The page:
The only thing wrong with the gold system is that governments are always trying to beat it, dishonestly trying to stretch the money supply more and more while affirming that its currency is still fully backed by gold (Eventually that affirmation becomes no longer trusted). This happened until 1971, when Nixon announced that US obligations to other governments would no longer be exchangeable into gold.
        But the staying power of gold over the millenia is proof that it is a great money as long as governments are disciplined. Bitcoin is even better because it takes all money creation out of the hands of governments.

        • Gregory says:

          Au contraire! I said nothing that advocated “tampering” with the money supply or requiring “intervention.” Of course I am against “dishonest” attempts (by governments, bankers or anyone) to “stretch” the actual supply of base money. I just want to point out that all the hope for bitcoin becoming the currency cannot rationally be based on its inflexible supply. Gold is money, its supply is exceptionally stable, but notice how it is not rigidly bounded.What was once gold standard currency was, in fact, bank notes and bills that were backed in various ways by gold (either on deposit, or on-the-fly in well-examined transactions). This currency had a decidedly flexible supply but not one which was centrally planned. Circulation credit was not granted by government powers, it was a specific market-based activity undertaken by depositors and investors who assumed modest risks in the money markets of the day. One might argue that bitcoin could act as a gold-like base money for such markets and hence could become the “backing” for a sound currency. It wasn’t designed to do this, and I think it would be sub-optimal in that role, but it’d be a rational argument. The hope that bitcoin blockchain is going to fulfill all transaction needs for currency is vain and you should not tout it as a possibility.

          • Gregory says:

            Also–money supply elasticicty is not a Monetarist (Milton Friedman or otherwise) concept. Simply read the opening statement of the 1913 Federal Reserve Act it is the second- or third-priority purpose for having a Fed (although no central bank is needed to make a currency supply elastic, and its provision hardly justifies enacting the Federal Reserve system).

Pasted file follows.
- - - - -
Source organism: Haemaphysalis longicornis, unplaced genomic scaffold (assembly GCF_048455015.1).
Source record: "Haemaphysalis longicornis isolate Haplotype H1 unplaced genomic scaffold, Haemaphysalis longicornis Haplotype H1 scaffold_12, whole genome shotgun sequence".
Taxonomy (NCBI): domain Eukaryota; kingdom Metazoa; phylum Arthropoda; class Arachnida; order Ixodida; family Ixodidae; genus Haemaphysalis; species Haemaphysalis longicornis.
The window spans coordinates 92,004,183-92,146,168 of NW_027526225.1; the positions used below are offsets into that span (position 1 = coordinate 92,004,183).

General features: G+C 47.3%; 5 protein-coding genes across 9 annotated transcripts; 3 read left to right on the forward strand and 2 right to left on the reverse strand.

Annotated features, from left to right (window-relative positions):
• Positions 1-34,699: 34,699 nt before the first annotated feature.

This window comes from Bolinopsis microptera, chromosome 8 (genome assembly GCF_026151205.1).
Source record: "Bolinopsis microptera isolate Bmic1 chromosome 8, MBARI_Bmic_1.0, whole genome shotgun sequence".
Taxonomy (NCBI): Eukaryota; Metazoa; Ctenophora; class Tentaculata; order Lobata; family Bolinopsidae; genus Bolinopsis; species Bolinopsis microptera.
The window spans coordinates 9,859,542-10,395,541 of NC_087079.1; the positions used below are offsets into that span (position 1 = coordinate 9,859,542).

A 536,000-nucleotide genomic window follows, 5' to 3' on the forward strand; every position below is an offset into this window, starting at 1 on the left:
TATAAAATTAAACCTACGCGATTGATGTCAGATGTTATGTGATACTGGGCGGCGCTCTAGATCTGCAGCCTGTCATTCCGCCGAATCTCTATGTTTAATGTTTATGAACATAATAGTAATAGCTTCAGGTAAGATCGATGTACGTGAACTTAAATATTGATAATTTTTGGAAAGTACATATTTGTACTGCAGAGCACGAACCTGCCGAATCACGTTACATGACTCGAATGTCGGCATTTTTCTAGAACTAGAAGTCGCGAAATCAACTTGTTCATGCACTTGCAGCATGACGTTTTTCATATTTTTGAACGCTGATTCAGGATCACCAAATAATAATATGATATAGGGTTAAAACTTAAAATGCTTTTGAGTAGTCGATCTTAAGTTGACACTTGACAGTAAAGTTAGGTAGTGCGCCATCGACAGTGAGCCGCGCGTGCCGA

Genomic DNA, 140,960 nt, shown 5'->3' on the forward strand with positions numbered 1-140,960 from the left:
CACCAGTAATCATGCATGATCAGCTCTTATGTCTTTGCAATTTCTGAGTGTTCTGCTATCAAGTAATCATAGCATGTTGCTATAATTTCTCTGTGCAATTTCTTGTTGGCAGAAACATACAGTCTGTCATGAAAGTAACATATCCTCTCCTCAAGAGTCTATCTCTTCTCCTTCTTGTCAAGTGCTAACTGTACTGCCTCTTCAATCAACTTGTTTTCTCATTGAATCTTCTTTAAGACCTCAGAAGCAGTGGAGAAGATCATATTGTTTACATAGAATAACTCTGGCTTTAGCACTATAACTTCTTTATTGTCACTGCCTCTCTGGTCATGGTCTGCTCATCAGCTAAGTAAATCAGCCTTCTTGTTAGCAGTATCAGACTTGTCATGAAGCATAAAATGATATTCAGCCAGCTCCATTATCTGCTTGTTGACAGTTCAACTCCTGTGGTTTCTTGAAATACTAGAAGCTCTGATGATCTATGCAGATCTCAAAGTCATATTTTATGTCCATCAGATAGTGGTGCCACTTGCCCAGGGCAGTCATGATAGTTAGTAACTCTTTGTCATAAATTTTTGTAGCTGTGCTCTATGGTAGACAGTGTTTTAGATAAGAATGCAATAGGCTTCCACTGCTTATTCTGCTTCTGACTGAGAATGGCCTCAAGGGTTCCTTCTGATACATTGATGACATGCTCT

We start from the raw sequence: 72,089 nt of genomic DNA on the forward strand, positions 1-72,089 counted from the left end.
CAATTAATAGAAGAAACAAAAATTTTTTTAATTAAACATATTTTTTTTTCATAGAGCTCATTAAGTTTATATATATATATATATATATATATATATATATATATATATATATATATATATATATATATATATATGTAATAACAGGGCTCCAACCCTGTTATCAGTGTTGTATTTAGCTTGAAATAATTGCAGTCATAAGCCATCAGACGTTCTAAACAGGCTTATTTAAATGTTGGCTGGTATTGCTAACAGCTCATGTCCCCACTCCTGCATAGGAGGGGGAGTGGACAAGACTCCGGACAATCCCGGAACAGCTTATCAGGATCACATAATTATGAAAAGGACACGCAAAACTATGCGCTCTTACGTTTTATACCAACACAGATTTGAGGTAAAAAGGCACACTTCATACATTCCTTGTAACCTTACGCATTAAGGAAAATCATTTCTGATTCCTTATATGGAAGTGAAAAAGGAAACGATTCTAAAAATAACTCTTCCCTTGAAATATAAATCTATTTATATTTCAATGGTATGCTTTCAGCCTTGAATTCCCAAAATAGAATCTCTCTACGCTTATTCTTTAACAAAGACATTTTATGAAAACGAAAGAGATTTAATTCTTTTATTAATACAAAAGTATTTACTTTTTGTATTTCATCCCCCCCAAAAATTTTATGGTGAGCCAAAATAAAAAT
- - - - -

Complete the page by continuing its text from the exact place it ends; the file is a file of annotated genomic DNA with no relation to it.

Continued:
• jwebbb says:

            Approximately 2% additional gold is mined each year when compared with the existing gold stocks. 25 bitcoins are mined every 10 minutes and that is going down to 12.5 bitcoins per every minutes at the next bitcoin halving. Both are small flows to stock ratios, the only difference being that the increase in the number of bitcoin can be known to greater exactitude than gold. So how is the supply of gold flexible or elastic? It only becomes flexible when institutions and governments are playing fast and loose by issuing more paper backing the gold than the gold they possess. This is not possible with bitcoin – that is a huge advantage in bitcoin’s favor over gold. I am not going to argue that bitcoin must be the world currency, or arguing against it, either. I am just saying, look at the advantages bitcoin has over fiat and over gold, one of the biggest ones being that bitcoin’s rate of issuance and appearance in the blockchain cannot be manipulated by anyone. That one quality alone makes government unable to fool with bitcoin, which is something gold cannot accomplish. Do you realize what that means? It would make it practically impossible for governments to fight wars for lack of funds, as all bitcoins are accounted for on the blockchain.
            During and after WWI, the pressure to go off the gold standard was insurmountable, with huge war expenses having been racked up. There is no way those debts could have been paid off without governments stretching their currency in relation to the amount of gold in existence (Is this the kind of flexibility you are talking about that is necessary?) or outright going off the gold standard.